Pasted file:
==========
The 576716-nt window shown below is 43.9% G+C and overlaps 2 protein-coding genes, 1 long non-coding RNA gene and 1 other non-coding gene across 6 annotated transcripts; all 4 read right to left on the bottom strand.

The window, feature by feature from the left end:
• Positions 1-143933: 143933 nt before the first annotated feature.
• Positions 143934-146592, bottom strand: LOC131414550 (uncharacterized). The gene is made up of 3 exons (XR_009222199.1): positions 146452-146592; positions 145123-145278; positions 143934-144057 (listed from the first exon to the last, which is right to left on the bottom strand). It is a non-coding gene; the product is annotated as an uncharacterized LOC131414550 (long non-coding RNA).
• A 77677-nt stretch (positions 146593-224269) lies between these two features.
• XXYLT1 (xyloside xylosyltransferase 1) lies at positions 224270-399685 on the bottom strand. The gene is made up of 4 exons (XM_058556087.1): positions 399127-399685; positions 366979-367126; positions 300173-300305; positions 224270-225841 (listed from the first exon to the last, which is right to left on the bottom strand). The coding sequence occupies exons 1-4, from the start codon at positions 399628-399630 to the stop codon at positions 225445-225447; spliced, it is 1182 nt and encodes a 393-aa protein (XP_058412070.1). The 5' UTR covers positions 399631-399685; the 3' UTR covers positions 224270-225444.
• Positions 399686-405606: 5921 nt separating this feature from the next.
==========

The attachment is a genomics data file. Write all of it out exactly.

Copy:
The 576716-nt window shown below is 43.9% G+C and overlaps 2 protein-coding genes, 1 long non-coding RNA gene and 1 other non-coding gene across 6 annotated transcripts; all 4 read right to left on the bottom strand.

The window, feature by feature from the left end:
• Positions 1-143933: 143933 nt before the first annotated feature.
• Positions 143934-146592, bottom strand: LOC131414550 (uncharacterized). The gene is made up of 3 exons (XR_009222199.1): positions 146452-146592; positions 145123-145278; positions 143934-144057 (listed from the first exon to the last, which is right to left on the bottom strand). It is a non-coding gene; the product is annotated as an uncharacterized LOC131414550 (long non-coding RNA).
• A 77677-nt stretch (positions 146593-224269) lies between these two features.
• XXYLT1 (xyloside xylosyltransferase 1) lies at positions 224270-399685 on the bottom strand. The gene is made up of 4 exons (XM_058556087.1): positions 399127-399685; positions 366979-367126; positions 300173-300305; positions 224270-225841 (listed from the first exon to the last, which is right to left on the bottom strand). The coding sequence occupies exons 1-4, from the start codon at positions 399628-399630 to the stop codon at positions 225445-225447; spliced, it is 1182 nt and encodes a 393-aa protein (XP_058412070.1). The 5' UTR covers positions 399631-399685; the 3' UTR covers positions 224270-225444.
• Positions 399686-405606: 5921 nt separating this feature from the next.